Unanet's annual GAUGE report looks at how improvements to the forecasts of your operations helps make better decisions and improves your company's position.
When companies talk about differentiation, they mostly talk about a technology offering or methodology that helps them stand out from their competitors.
But the results of Unanet’s 2023 GAUGE report identify another area of differentiation that many companies overlook: forecasting.
Accurate forecasting can separate your company from competitors because it can give you a better understanding of your operations and help you make better business decisions, according to a pair of executives I spoke with at Unanet.
Chris Crowder, Unanet's executive vice president of government contracting; and Kim Koster, vice president of product marketing; walked me through the 2023 version of their company's GAUGE report.
That acronym stands for Government contract compliance, Accounting, Utilization, Growth and Efficiencies. GAUGE is an annual survey of government contractors.
The 2023 survey puts more focus on forecasting along with other parameters such as confidence in the market, growth expectations and project management challenges.
Koster and Crowder said the findings give companies a benchmark to measure themselves against.
These types of forecasting are highlighted in the GAUGE report:
- Project cost
- Labor resources
- Indirect rates
- IT spend and costs
- Capital assets expenditures
Unanet picked forecasting as a theme for this year’s report because over the prior seven years the company has conducted the survey, forecasting is generally among the three most-cited challenges.
To dive deeper into forecasting, Unanet asked respondents to compare importance of a forecast with its accuracy.
“We learned that the pipeline forecasts are very important but they lack accuracy, “ Koster said. “On the flip side, cashflow also was very important but the forecasts were very accurate.”
One challenge with forecasting is that different parts of a business do different kinds of forecasting for different reasons. The work often takes place across stovepipes with little internal communication.
“You’ve got business development over there doing their thing and you’ve got the finance people over here,” she said. “It’s difficult at best.”
Organizations tend to use either a bottom-up or top-down process for conducting their forecasts, Crowder said.
Only 36 percent of respondents said they are using a mix of those two approaches, which is what Crowder and Koster recommended.
The report also highlights areas where companies can improve, such as policies that govern how forecasts are conducted and how often.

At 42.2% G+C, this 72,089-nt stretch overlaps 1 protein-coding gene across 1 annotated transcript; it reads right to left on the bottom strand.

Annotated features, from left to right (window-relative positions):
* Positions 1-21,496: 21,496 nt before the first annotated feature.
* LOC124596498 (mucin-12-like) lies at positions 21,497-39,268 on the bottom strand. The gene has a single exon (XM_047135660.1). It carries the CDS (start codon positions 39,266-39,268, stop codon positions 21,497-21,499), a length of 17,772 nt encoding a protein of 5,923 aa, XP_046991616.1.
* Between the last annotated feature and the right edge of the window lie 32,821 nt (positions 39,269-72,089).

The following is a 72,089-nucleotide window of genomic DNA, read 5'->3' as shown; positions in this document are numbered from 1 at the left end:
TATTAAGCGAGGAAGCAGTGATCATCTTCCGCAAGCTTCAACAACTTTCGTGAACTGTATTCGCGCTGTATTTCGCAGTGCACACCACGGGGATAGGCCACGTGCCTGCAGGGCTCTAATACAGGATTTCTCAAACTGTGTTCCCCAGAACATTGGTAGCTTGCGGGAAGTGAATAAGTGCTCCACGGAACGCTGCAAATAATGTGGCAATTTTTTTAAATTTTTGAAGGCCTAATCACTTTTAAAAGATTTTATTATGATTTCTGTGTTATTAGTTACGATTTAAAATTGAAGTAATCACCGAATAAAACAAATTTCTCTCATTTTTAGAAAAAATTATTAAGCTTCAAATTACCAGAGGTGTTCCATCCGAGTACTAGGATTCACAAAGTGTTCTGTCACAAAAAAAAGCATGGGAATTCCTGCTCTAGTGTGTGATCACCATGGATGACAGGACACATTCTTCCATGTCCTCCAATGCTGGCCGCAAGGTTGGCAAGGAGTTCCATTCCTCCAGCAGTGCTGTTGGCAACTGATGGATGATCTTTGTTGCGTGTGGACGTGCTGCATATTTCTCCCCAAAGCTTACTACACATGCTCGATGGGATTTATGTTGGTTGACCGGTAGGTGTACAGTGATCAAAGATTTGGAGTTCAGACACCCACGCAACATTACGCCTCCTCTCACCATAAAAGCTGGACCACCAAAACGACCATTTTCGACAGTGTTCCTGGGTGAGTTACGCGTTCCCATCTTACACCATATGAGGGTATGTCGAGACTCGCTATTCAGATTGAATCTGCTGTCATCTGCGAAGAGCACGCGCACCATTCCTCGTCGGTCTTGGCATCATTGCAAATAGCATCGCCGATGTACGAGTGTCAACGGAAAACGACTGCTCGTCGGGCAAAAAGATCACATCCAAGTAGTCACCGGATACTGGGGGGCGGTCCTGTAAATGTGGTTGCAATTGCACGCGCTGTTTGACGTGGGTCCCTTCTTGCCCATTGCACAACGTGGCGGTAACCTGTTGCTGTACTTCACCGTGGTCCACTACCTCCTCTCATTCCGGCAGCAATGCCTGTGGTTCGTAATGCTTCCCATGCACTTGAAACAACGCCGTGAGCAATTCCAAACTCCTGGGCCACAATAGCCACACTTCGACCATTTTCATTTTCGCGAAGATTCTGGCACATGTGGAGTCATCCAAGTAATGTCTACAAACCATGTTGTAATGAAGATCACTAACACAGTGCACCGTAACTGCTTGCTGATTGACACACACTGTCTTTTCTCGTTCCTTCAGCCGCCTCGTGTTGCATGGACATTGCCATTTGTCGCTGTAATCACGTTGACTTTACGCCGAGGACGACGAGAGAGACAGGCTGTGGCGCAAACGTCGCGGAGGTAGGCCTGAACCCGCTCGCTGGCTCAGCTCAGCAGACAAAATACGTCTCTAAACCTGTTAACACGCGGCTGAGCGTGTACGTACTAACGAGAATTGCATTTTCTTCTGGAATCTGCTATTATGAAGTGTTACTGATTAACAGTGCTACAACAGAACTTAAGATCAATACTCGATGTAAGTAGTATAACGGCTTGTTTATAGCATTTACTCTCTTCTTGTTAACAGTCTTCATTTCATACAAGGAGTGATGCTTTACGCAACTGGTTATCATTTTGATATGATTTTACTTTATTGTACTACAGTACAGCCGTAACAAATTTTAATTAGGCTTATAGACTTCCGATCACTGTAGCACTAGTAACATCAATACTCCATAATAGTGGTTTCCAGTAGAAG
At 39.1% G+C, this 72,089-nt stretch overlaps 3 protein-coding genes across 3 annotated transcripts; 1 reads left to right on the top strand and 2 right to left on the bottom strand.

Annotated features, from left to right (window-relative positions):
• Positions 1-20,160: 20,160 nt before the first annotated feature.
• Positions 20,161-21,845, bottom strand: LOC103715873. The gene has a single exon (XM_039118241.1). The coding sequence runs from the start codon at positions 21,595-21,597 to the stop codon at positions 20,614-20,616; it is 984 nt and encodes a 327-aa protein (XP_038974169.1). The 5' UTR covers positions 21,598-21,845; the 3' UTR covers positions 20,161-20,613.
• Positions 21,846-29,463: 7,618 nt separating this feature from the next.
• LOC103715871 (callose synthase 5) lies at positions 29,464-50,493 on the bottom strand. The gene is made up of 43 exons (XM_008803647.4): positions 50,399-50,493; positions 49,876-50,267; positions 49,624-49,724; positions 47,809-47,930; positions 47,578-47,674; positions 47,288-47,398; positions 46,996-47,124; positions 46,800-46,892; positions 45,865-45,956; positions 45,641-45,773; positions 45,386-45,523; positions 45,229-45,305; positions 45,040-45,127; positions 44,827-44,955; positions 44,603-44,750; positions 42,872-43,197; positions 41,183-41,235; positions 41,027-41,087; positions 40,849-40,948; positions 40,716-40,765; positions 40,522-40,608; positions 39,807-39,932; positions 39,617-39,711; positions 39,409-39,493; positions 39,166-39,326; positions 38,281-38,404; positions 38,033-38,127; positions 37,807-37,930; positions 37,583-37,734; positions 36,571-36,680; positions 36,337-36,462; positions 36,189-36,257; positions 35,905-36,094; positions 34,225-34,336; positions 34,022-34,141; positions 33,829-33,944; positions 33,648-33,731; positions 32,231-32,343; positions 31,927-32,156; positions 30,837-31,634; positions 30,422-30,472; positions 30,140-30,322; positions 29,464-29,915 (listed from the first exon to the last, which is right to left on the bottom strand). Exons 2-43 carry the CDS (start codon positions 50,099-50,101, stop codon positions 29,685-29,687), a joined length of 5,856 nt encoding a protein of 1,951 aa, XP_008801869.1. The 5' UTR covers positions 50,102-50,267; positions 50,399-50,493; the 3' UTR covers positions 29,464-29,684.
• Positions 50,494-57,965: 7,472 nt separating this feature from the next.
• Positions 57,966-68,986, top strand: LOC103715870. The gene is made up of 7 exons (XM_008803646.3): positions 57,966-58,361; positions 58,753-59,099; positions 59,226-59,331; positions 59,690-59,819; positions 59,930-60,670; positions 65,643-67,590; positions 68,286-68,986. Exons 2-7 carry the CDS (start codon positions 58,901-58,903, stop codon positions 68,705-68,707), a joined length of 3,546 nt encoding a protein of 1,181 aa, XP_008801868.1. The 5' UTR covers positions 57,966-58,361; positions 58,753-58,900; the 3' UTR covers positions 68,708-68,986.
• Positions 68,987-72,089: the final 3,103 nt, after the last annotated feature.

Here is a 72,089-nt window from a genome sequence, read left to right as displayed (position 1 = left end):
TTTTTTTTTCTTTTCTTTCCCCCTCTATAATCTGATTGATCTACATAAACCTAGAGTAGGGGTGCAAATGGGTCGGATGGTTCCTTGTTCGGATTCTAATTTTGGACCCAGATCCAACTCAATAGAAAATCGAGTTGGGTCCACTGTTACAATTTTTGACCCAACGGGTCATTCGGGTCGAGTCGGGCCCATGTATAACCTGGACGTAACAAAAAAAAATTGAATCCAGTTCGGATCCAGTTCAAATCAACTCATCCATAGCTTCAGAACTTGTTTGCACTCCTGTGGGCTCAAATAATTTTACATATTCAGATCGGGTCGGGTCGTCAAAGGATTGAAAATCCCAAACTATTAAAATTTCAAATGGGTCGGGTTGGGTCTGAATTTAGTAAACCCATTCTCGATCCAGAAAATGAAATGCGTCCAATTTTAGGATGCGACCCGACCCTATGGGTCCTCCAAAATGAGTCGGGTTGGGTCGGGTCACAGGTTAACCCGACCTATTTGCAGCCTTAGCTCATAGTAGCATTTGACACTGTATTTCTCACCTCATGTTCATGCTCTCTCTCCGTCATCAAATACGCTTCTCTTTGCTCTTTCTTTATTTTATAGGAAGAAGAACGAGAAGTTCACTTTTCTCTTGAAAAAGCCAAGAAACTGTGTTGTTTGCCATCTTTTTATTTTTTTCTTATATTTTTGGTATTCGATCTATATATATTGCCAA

An appendix to the report explains the benefits of mature forecasting practices such as better financial planning, risk mitigation, and better resource allocation,
Navigating all those factors is a challenge in the government space because agencies rarely make an award when they say they will.
"It is difficult to measure and is all part of the forecasting puzzle,” Crowder said.
But consistent and accurate forecasting is critical for keeping projects on track and managing resources, Koster said.
The report includes what Unanet calls a “resource management maturity model”, similar to the capability maturity model integration best practices.
Crowder said companies can use the chart in the report to grade themselves across areas such as people and training, policies and procedures, tools and systems, and culture and vision. Companies can also look across several levels of maturity – ad hoc, project-by-project, organization wide, data-driven, and continued improvement.
Those are the different characteristics of good resource management.
“You can see where you stand,” Koster said. “We encourage everyone to do this one because you can do it in private and be as honest as you possibly can be.”
Some other highlights of the report include:
- 70% of firms reported some level of growth in annual revenue
- Win rates are on the rise
- 47% are cautiously optimistic about the current business environment
- 25% are very optimistic about the current business environment
Respondents also cited concerns in their company about about winning new contracts (77%), finding qualified talent (55%), and budget and funding for contracts (47%).
You can download the entire report here.
NEXT STORY: Deadline for 2023 Fast 50 nominations extended